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Press release – 308(2006)
Message by Terry Davis, Secretary General of the Council of Europe, to the participants of the International conference against homophobia (Moscow, 26 and 27 May 2006)
“Tolerance is not enough”
Strasbourg, 26.05.2006 – “I add my voice to those condemning homophobia which, regrettably, remains alive and well in many parts of Europe. I also want to express my hope that this form of discrimination will soon be a matter of the past.
When it comes to our attitude towards gay and lesbian people, Europe still has little to be proud of and much to make up for. Sixty years ago, gays and lesbians were victims of the Nazis. Today, they are no longer forced to wear a pink triangle, but they continue to be regularly exposed to prejudice, bigotry, violence and officially sanctioned discrimination.
Homophobia is a regrettable phenomenon, but for many gays and lesbians across Europe, it is not the worst of their worries. What they face far too often is not fear – but violence and hate.
If mentalities cannot change overnight, official attitudes and laws can, and must, when the protection of the most basic human rights are at stake. All 46 member states of the Council of Europe are legally bound to comply with the European Convention on Human Rights. Their authorities have the legal obligation to guarantee respect for all the rights of all their citizens.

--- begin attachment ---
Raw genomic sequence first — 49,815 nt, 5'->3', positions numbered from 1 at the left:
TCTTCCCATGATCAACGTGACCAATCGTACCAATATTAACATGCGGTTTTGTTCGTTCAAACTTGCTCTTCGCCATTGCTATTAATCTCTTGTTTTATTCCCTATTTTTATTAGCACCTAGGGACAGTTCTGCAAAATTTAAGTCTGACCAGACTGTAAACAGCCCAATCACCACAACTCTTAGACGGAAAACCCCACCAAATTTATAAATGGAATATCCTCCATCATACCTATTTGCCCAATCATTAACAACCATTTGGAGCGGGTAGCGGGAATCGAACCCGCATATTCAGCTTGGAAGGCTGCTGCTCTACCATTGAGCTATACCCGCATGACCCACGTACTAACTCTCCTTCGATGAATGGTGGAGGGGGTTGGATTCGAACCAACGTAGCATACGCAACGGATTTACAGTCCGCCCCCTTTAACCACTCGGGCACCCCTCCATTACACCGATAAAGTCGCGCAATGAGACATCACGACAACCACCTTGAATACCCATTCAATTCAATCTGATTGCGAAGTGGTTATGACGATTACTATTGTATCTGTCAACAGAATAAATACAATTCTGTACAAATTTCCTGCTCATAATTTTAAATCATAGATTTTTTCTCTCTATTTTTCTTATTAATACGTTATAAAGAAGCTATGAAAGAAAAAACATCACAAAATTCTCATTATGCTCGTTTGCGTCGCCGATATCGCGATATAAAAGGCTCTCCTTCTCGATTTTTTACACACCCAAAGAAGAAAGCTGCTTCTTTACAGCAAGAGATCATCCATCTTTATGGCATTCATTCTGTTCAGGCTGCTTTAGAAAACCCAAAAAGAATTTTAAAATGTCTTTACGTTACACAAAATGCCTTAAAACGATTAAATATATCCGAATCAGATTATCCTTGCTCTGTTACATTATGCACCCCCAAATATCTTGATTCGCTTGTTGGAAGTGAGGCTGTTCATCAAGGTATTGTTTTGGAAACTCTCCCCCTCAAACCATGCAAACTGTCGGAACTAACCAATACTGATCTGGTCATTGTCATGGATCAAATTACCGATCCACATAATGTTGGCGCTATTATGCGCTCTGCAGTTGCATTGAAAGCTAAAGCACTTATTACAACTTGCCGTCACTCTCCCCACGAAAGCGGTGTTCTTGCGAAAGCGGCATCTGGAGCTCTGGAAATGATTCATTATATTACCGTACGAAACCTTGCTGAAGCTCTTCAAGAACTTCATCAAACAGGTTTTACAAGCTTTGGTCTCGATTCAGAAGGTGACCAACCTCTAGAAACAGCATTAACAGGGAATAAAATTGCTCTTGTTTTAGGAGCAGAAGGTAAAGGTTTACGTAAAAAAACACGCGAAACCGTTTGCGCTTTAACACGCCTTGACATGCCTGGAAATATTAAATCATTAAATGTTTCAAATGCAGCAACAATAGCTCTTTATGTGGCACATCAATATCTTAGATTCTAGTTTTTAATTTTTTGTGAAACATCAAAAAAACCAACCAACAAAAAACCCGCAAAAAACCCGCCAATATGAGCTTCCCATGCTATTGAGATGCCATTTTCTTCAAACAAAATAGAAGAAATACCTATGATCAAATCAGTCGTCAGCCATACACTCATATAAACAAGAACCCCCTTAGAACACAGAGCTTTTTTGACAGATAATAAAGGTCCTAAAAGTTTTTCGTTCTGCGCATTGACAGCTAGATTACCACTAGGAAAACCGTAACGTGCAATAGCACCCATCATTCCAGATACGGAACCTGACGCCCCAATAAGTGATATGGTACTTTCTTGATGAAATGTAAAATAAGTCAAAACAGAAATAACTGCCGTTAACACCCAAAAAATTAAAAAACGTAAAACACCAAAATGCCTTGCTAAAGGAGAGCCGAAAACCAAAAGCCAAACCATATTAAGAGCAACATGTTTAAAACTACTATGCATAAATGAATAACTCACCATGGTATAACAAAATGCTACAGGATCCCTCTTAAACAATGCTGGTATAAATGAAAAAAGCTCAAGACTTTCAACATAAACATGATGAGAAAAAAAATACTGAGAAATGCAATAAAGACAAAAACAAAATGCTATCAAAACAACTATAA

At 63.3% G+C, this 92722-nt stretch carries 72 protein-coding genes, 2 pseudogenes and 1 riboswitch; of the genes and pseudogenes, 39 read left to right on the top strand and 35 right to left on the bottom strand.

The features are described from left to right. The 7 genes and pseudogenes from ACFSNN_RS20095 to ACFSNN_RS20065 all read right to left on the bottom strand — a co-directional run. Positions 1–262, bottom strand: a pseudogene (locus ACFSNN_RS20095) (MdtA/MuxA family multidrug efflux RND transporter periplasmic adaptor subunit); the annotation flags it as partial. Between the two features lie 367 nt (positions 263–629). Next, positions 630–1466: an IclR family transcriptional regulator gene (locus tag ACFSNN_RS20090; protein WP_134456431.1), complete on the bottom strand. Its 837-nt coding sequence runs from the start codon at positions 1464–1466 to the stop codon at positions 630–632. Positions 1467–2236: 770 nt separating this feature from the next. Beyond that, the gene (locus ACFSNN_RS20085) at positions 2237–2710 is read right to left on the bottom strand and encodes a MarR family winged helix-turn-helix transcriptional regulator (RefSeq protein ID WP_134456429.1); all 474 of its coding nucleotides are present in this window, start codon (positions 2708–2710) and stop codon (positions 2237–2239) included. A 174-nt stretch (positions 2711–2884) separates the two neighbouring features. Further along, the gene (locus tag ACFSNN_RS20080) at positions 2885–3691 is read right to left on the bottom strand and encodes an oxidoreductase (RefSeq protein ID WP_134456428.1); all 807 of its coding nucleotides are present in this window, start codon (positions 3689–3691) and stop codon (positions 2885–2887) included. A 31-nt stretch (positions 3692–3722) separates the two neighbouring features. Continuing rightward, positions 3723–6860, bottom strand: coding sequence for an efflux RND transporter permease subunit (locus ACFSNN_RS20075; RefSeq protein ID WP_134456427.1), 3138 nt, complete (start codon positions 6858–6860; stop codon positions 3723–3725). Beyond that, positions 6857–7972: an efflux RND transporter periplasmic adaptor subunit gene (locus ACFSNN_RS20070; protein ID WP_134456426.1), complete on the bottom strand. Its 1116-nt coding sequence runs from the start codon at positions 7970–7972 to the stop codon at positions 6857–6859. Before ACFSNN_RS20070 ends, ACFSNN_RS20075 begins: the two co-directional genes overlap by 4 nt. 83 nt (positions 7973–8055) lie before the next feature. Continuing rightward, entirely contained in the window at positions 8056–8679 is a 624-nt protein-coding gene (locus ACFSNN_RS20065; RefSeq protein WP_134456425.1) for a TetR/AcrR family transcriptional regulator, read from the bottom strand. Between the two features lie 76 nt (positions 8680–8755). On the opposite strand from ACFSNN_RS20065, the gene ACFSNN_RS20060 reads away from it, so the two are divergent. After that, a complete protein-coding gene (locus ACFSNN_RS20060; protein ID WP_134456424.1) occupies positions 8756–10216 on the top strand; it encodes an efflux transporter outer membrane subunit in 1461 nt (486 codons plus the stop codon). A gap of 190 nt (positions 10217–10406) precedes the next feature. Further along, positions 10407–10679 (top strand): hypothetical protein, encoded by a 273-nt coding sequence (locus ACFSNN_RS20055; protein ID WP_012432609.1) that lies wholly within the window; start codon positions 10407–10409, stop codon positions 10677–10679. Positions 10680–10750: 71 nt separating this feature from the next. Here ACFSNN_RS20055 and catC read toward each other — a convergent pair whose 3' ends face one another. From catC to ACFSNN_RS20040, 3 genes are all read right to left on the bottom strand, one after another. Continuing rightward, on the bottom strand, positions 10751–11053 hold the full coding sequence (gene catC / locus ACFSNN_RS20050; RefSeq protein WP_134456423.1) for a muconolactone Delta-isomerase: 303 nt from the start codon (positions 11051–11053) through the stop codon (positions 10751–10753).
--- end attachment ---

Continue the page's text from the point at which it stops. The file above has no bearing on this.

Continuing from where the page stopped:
First, we must demolish the walls of prejudice and intolerance. Then we must build a new structure of acceptance, equality and respect.”
Council of Europe Press Division
Tel: +33 (0)3 88 41 25 60
Fax:+33 (0)3 88 41 39 11
Communiqué de presse – 308(2006)
Message de Terry Davis, Secrétaire Général du Conseil de l'Europe, aux participants à la conférence Internationale contre l’homophobie (Moscou, 26-27 mai)
« La tolérance ne suffit pas »
Strasbourg, 26.05.2006 – « Je tiens à ajouter ma voix à celles qui condamnent l’homophobie, qui, malheureusement, reste bien vivante dans de nombreuses régions d’Europe. Je tiens aussi à exprimer mon espoir de voir cette forme de discrimination appartenir bientôt au passé.
S’agissant de notre attitude à l’égard des gays et lesbiennes, l’Europe n’a encore guère de quoi être fière et elle a encore beaucoup à se faire pardonner. Il y a soixante ans, les gays et lesbiennes étaient victimes des nazis. Aujourd’hui, ils ne sont plus forcés de porter un triangle rose, mais ils continuent d’être régulièrement en butte aux préjugés, au sectarisme, à la violence et aux discriminations consacrées officiellement.
L’homophobie est un phénomène regrettable mais, pour de nombreux gays et lesbiennes dans toute l’Europe, ce n’est pas le pire de leurs soucis. Ce à quoi ils doivent faire face bien trop souvent, ce n’est pas la peur – mais la violence et la haine.
Si les mentalités ne peuvent pas changer du jour au lendemain, tel n’est pas le cas des attitudes officielles et des lois, qui peuvent et doivent changer dès lors que la protection des droits les plus fondamentaux de l’être humain sont en jeu. Les 46 Etats membres du Conseil de l'Europe sont tous tenus juridiquement de se conformer à la Convention européenne des Droits de l'Homme. Leurs autorités ont l’obligation légale de garantir le respect de tous les droits de tous leurs citoyens.